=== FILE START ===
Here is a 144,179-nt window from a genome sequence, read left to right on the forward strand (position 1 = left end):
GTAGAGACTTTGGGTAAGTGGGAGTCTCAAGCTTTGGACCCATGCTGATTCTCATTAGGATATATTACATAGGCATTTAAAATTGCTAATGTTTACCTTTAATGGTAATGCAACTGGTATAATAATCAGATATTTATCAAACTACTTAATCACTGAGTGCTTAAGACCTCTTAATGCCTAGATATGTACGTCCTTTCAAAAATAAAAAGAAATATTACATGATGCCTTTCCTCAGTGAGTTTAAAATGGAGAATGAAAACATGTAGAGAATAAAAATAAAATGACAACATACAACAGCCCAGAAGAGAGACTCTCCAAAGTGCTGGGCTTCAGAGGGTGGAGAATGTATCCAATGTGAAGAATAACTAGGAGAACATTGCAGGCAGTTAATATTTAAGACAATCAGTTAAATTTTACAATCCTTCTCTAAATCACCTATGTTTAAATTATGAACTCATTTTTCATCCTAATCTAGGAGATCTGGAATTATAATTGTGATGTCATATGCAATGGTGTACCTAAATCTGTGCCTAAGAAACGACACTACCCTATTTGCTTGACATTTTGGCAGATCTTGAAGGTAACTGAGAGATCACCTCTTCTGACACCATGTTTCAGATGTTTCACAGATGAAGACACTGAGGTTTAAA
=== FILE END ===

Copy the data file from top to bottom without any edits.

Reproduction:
Here is a 144,179-nt window from a genome sequence, read left to right on the forward strand (position 1 = left end):
GTAGAGACTTTGGGTAAGTGGGAGTCTCAAGCTTTGGACCCATGCTGATTCTCATTAGGATATATTACATAGGCATTTAAAATTGCTAATGTTTACCTTTAATGGTAATGCAACTGGTATAATAATCAGATATTTATCAAACTACTTAATCACTGAGTGCTTAAGACCTCTTAATGCCTAGATATGTACGTCCTTTCAAAAATAAAAAGAAATATTACATGATGCCTTTCCTCAGTGAGTTTAAAATGGAGAATGAAAACATGTAGAGAATAAAAATAAAATGACAACATACAACAGCCCAGAAGAGAGACTCTCCAAAGTGCTGGGCTTCAGAGGGTGGAGAATGTATCCAATGTGAAGAATAACTAGGAGAACATTGCAGGCAGTTAATATTTAAGACAATCAGTTAAATTTTACAATCCTTCTCTAAATCACCTATGTTTAAATTATGAACTCATTTTTCATCCTAATCTAGGAGATCTGGAATTATAATTGTGATGTCATATGCAATGGTGTACCTAAATCTGTGCCTAAGAAACGACACTACCCTATTTGCTTGACATTTTGGCAGATCTTGAAGGTAACTGAGAGATCACCTCTTCTGACACCATGTTTCAGATGTTTCACAGATGAAGACACTGAGGTTTAAA